The impact was magnitudes more profound when I came back to IF after starting to take care of myself. I quit drinking, I was eating large, healthy meals, and my weight plummeted while I built my physical fitness.
I don’t know what my heaviest weight was; I avoided scales after the numbers started beginning with a three. At the peak of my journey, my resting weight was in the low 200’s and I could regularly cut to below 190 for physical tests and events. Even when my exercise schedule tapered off (thanks to a lower back injury), I was able to keep most of the weight off. Despite all that-
Five – Intermittent Fasting isn’t a Miracle Cure
No diet is some panacea towards a healthy, fitness oriented lifestyle. I can attribute a large amount of weight loss success to IF. I unknowingly used it to reach the weight limit to join the U.S. Army and then knowingly used it when I started actually caring about my health and fitness.
While I did lose a lot of weight during my first attempt, I never felt like I was actually ‘in shape’. I was barely able to do a pushup, let alone a pullup, and my one mile run time was over 10 minutes.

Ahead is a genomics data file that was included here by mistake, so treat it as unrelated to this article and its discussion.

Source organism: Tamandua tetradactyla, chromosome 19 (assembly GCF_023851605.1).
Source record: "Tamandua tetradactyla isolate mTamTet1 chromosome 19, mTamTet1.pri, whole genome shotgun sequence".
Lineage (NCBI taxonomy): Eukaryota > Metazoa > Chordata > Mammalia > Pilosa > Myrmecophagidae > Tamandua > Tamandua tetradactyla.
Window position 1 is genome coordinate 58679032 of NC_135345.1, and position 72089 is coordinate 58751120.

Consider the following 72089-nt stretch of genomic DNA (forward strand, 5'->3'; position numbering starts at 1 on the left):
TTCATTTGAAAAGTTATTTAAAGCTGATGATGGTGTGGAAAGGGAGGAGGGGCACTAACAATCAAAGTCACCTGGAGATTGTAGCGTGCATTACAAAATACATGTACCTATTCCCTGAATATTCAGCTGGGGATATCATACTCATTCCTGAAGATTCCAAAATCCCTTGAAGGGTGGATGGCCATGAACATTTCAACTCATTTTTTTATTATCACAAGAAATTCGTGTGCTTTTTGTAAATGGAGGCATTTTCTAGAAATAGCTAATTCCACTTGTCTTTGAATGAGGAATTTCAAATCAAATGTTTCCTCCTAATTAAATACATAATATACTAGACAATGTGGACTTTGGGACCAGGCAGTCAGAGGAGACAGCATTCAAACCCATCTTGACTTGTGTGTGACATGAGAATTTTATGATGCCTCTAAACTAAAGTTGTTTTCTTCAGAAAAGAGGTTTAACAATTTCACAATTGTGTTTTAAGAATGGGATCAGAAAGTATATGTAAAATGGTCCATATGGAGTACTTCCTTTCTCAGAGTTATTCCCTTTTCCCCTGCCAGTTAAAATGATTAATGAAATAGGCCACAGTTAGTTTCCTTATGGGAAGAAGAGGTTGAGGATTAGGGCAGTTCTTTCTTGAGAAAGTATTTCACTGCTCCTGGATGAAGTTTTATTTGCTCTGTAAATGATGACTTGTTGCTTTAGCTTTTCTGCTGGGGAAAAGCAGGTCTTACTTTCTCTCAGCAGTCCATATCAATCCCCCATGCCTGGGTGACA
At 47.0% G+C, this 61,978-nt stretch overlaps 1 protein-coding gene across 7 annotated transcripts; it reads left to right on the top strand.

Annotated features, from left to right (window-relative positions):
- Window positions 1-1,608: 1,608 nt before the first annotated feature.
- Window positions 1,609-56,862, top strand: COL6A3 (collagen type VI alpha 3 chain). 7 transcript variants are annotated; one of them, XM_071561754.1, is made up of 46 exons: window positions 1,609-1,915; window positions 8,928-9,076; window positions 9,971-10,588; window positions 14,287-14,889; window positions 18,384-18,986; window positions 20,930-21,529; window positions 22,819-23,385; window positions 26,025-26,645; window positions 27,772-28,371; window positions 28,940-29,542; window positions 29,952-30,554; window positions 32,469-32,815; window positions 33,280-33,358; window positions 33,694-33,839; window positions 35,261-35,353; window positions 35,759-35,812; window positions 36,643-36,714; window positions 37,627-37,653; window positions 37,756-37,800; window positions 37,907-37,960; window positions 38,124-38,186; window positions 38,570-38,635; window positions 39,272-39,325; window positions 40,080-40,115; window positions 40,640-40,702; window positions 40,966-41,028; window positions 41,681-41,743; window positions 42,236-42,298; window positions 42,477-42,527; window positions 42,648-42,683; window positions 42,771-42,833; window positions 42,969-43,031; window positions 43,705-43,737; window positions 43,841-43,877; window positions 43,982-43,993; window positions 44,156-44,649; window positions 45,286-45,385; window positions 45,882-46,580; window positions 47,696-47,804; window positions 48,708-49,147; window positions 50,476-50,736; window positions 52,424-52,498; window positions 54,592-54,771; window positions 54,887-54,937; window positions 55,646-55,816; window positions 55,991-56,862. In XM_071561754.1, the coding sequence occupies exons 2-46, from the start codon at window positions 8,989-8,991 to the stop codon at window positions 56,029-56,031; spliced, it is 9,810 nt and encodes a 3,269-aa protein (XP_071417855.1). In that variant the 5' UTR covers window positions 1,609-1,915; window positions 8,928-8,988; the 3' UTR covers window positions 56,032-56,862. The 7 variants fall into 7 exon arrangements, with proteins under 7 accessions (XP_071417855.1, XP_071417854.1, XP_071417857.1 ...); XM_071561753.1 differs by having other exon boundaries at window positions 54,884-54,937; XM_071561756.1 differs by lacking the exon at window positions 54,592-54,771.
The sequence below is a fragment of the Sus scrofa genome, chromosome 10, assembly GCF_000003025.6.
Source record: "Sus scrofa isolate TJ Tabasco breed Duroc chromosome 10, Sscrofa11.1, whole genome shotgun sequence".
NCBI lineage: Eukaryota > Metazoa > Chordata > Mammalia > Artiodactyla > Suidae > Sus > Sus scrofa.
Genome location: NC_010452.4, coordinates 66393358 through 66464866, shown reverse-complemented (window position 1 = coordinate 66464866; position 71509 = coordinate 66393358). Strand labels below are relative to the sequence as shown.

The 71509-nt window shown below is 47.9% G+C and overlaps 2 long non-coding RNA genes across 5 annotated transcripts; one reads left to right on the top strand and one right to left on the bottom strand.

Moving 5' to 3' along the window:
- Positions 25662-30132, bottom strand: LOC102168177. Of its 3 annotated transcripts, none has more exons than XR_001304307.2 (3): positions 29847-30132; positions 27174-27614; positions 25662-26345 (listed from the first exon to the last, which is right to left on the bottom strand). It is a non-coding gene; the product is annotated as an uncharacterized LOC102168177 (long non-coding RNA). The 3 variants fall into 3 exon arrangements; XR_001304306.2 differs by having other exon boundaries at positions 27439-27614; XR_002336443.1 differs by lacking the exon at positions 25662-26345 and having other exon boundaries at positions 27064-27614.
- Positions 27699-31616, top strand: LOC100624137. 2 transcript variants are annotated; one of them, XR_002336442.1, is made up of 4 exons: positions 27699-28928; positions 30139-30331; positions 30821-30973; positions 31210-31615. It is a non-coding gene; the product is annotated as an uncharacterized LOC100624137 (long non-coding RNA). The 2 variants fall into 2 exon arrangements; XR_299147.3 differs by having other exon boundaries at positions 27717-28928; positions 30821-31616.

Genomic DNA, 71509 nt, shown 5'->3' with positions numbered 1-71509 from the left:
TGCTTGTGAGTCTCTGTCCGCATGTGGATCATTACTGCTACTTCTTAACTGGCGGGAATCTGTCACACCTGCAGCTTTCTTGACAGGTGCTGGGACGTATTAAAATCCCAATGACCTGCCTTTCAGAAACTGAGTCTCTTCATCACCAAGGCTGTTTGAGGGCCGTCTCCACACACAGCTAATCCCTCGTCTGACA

Yet, after a few months of my second attempt with IF, I was in the best shape of my life. What changed? Pretty much everything but the concept of selectively choosing to not eat during certain time periods.
I quit drinking and smoking. I was exercising six days a week. Most importantly, I was mindful of exactly what I was putting into my body. I started working out several times per week and incorporating the best preworkout nutrition prior to exercising for an additional energy boost. I did a mixture of resistance training, cardio, and yoga to help burn extra fat and lower stress levels.
IF is a method of restricting calories, nothing more, nothing less. It is a tool that helps you achieve a healthy life, and a rather effective one when paired with exercise.
If you’re on the fence about jumping into IF, I recommend giving it a shot. Intermittent fasting is better than any brand name or fad diet, it’s a style of eating that can stick with you for the rest of your life.